- This Course is based mainly on Professor Glenn D. Paige (University of Hawaiʻi) paper Ron Mallone and the Fellowship Party prepared for the First Global Nonkilling Leadership Forum, Mu Ryang Sa Buddhist Temple, Honolulu, Hawai‛i, November 1-4, 2007. The Course is part of the Program on Nonkilling Leadership Development at the School of Nonkilling Studies.
Introduction[edit | edit source]
In the process of political evolution in which competition among electoral parties seeks to replace armed combat among contenders for power, the appearance of leaders to create a party dedicated to nonkilling principles and programs merits special attention. The experience of Christian pacifist socialist Ronald Stephen Mallone—co-founder on June 11, 1955 of the Fellowship Party, Britain’s only pacifist political party, offers lessons for future nonkilling political party leadership. Principal co-founders of the Fellowship Party with Ron Mallone were Eric Fenner (agnostic anti-war socialist), and John Loverseed (a veteran Battle of Britain fighter pilot who had earlier fought fascism in Spain and subse-quently became a pacifist Methodist). About 40-50 pacifists were present at the founding.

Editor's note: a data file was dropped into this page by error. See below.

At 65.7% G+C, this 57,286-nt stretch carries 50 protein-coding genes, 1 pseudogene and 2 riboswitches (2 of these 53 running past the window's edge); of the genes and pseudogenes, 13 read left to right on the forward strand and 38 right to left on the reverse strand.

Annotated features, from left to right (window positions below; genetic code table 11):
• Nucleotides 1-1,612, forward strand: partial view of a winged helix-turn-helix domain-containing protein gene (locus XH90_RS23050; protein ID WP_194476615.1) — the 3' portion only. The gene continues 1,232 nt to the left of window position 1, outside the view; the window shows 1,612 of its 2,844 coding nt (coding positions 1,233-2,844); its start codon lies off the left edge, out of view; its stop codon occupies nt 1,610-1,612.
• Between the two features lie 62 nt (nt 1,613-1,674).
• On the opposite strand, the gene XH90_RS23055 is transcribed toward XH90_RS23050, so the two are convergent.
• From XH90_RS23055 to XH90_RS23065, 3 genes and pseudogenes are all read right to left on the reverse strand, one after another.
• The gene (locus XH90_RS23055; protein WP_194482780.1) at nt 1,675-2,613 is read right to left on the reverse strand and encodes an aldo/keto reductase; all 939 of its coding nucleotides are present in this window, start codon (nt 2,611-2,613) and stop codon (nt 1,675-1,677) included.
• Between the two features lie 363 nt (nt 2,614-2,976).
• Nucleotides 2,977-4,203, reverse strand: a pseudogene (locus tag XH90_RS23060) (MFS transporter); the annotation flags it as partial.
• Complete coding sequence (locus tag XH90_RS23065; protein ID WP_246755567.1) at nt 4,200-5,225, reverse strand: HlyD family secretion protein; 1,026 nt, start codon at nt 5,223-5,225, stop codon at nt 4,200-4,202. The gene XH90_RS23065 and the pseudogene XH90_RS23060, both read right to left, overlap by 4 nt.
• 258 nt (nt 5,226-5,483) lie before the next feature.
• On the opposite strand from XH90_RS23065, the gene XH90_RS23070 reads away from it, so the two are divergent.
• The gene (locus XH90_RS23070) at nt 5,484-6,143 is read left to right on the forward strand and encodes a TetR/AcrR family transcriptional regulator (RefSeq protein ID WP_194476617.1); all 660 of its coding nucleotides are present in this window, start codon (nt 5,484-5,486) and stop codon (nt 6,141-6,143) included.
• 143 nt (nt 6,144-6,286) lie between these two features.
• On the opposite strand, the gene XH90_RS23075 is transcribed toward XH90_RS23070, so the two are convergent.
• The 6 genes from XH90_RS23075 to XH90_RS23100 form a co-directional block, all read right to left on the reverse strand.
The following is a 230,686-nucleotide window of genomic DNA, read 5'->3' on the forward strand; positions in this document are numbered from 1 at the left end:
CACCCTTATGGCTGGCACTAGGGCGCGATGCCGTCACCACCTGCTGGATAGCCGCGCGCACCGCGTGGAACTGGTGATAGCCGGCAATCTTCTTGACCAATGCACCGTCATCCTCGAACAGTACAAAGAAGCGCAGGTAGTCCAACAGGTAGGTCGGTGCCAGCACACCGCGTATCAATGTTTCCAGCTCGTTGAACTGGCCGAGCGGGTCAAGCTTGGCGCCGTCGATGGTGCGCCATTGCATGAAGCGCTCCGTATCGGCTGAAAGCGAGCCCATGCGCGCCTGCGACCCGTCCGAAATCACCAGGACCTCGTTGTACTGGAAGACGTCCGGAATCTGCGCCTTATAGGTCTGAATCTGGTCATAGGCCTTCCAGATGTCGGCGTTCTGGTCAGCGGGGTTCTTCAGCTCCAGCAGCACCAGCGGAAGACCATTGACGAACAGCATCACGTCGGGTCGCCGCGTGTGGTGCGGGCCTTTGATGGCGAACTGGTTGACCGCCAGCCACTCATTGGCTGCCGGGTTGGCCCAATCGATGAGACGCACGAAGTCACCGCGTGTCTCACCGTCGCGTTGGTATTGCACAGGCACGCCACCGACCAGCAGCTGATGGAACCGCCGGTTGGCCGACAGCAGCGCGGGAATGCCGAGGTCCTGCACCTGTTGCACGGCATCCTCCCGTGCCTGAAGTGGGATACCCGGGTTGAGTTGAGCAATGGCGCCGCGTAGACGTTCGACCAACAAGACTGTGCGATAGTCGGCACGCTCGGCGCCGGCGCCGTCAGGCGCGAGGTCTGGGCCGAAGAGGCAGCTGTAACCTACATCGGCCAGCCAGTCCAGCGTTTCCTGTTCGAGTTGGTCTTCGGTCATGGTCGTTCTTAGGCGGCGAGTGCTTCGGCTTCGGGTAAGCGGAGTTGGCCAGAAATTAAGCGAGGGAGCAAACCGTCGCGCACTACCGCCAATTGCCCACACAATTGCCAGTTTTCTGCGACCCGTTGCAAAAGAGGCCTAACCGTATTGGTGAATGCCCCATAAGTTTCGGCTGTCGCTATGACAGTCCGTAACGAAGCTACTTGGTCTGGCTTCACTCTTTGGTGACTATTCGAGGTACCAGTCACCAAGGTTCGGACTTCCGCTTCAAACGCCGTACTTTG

The immediate impetus for mobilizing peace activists to form the Fellowship Party in 1955 was opposition to NATO nuclear war-fighting policies that included deployment of nuclear missiles in Europe. Britain’s traditional parties—Conservative, Labour, and Liberal Democrat—had acquiesced in those policies. Prayers, petitions and protests had been in-effective in opposing them. Thus it was decided that a new party was needed to elect paci-fists to Parliament and other institutions of democratic decision-making power.
The Fellowship Party, whose title was later extended to add “Peacemaking, Social Justice, and Environmentalist,” proclaims “Eight Objects and Principles” to guide party work. They serve as the basis of annual policy-making conferences.
- Through direct constituency action to work for a government which will act on the principles of nonviolence and social justice.
- To place loyalty to moral standard above sectional and personal interest and to try to spread these standards everywhere.
- To work to abolish war by (a) renouncing armed force as an instrument of na-tional policy, (b) by refusing to make, possess or use all weapons of war, (c) re-fusing to let British territory be used by the armed forces of any country, (d) opposing military conscription, (e) refusing to take human life in war and other armed conflicts, and (f) educating our children for peace and against war.